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Does a magnetic field moving relative to a stationary charge act on it?

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  • $\begingroup$ Yes, but when I saw the comment I got confused, So I asked. $\endgroup$
    – RaMathuzen
    Jun 23, 2020 at 8:06

2 Answers 2

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Yes.

Two ways of thinking about this.

(Let’s assume for simplicity the magnetic field is generated by a magnet).

  1. Move to a frame of reference comoving with the magnet. Now the field is stationary and the charge is moving. So there will be a Lorentz force $q\mathbf{v}\times\mathbf{B}$.

  2. Maxwell’s equations tell you that a time varying magnetic field generates an electric field, $\partial_t \mathbf{B} \propto \nabla \times \mathbf{E}$. That will in turn exert a force on the charge $q\mathbf{E}$.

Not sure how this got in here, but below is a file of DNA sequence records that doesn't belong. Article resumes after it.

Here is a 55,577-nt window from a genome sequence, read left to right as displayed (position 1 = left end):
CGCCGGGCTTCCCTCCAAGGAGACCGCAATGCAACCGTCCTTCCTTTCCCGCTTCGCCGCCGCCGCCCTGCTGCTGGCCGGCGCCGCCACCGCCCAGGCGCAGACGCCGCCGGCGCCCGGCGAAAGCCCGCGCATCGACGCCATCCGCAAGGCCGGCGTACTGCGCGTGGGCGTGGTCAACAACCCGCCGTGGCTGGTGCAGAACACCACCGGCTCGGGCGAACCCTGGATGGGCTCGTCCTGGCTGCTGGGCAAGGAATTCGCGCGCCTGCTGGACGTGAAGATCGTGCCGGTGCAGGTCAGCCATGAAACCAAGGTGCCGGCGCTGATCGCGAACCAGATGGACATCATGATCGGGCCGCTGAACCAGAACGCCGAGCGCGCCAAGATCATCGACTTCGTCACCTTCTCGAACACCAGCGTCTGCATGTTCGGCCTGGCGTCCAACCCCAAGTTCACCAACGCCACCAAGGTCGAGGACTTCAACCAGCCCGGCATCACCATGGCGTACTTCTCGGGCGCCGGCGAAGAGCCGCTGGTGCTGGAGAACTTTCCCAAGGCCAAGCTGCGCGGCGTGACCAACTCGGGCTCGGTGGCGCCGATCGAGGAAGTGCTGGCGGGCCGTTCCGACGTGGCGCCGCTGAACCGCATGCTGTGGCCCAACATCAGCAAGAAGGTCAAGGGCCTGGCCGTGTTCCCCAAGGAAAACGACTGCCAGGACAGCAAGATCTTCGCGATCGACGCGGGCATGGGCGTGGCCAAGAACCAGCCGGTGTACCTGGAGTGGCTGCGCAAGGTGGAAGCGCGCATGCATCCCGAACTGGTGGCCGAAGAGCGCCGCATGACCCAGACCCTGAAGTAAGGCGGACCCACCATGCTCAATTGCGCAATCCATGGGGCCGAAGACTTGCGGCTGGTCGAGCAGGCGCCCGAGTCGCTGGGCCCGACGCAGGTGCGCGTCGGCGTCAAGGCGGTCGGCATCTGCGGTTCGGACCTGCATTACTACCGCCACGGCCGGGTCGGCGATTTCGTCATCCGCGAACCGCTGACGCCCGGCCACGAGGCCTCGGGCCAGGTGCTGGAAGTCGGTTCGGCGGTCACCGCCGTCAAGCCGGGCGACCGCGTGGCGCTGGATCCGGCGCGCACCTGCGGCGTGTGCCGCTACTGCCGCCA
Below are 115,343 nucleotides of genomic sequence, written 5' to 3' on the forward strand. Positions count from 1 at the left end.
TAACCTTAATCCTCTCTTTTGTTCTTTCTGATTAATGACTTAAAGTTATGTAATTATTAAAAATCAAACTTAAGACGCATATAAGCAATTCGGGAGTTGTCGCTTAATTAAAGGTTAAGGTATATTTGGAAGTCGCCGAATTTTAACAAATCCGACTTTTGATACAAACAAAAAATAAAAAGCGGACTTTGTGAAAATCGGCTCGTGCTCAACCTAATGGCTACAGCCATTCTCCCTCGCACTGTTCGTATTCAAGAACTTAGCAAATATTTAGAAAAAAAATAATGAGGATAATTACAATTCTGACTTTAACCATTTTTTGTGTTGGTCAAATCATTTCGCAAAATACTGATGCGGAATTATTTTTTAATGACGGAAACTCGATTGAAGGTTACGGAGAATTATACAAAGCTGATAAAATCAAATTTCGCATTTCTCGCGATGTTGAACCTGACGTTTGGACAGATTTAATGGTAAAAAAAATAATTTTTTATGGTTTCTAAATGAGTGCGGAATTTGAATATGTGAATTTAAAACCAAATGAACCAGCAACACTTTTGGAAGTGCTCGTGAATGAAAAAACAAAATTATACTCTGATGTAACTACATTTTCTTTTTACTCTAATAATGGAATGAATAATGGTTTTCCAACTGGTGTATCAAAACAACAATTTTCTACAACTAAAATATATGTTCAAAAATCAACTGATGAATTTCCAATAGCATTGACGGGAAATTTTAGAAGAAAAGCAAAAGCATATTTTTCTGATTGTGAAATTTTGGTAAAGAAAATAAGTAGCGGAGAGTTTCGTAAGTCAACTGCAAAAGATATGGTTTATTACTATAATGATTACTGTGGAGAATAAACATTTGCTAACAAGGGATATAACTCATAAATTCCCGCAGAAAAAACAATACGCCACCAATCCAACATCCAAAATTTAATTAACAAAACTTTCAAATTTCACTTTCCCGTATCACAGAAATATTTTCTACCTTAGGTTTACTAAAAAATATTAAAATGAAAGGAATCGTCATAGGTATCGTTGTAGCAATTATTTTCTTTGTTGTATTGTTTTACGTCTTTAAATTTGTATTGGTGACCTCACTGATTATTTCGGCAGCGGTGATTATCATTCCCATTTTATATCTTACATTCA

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You can always change the frame of reference such that it is the other way around, since no frame is special. So you are to expect a force acting on the charge. However, in the rest frame of the charge, the magnetic field becomes an electric field in some sense, so you still get a force on the charge, but now it is an electric force. This is one of the reasons why special relativity was postulated.

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